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Trump demands ByteDance sell TikTok and destroy all stored data within three months

President Donald Trump signed an executive order on Friday, demanding China-owned ByteDance sell all US assets and destroy all stored data within three months.
Collin Jones The Post Millennial

President Donald Trump signed an executive order on Friday, demanding China-owned ByteDance sell all US assets and destroy all stored data within three months, according to Newsweek.

This comes after Trump signed executive orders that will ban the owners of TikTok and WeChat from doing any business in the US by September 15 amid national security concerns.

It was reported that Microsoft has shown interest in scooping up TikTok's U.S. assets, which would allegedly prevent the ban since the orders are only concerned with Chinese companies owning the apps rather than the apps themselves, Newsweek noted.

The recent order demands that ByteDance divest all rights and interests within three months in "any tangible or intangible assets or property, wherever located, used to enable or support ByteDance's operation of the TikTok application in the United States, as determined" by the Committee on Foreign Investment in the U.S.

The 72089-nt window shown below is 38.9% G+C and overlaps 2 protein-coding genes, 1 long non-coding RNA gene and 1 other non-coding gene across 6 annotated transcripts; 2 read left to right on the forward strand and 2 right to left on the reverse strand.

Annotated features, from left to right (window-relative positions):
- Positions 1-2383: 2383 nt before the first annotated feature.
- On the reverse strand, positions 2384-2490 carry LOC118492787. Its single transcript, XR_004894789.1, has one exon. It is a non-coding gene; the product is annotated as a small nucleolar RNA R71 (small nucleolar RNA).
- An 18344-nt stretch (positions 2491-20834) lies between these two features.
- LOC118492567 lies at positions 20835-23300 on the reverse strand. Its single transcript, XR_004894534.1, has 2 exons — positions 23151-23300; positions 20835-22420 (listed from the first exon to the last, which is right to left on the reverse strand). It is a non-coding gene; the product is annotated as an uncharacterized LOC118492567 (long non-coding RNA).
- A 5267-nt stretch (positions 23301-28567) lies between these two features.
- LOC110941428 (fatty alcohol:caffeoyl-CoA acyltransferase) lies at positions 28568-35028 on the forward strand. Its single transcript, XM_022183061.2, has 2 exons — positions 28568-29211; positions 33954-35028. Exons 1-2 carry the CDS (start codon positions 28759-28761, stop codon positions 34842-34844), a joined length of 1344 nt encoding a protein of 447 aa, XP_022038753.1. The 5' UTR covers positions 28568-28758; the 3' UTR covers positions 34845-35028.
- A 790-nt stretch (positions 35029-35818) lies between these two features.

The order also invalidates ByteDance from acquiring any part in Musical.ly, a social media service that was merged with TikTok in 2017.

"There is credible evidence that leads me to believe that ByteDance Ltd. ... through acquiring all interests in musical.ly ... might take action that threatens to impair the national security of the United States," Trump wrote.

"The transaction resulting in the acquisition by ByteDance of Musical.?ly ... is hereby prohibited," the order continues. "And ownership by ByteDance of any interest in Musical.?ly in the United States, whether effected [sic] directly or indirectly through ByteDance, or through ByteDance's subsidiaries, affiliates, or Chinese shareholders, is also prohibited."

Secretary of State Mike Pompeo has voiced his concern for the possible national security risk TikTok poses, saying that it presents a "risk to protection of the personal data of the American citizens," adding that "this is about data sets that were clearly available to the Chinese Communist Party's national security apparatus. Enormous data sets. That's just not something that the United States is prepared to permit."

Trump explained in an August letter to Congress that he was taking action against TikTok because "data collection threatens to allow the Chinese Communist Party access to Americans' personal and proprietary information."

He noted that the collected data could be utilized by China to "build dossiers of personal information for blackmail, and conduct corporate espionage."

TikTok intends to fight Trump on this, saying that "we will pursue all remedies available to us in order to ensure that the rule of law is not discarded and that our company and our users are treated fairly. ... "If not by the Administration, then by the US courts."

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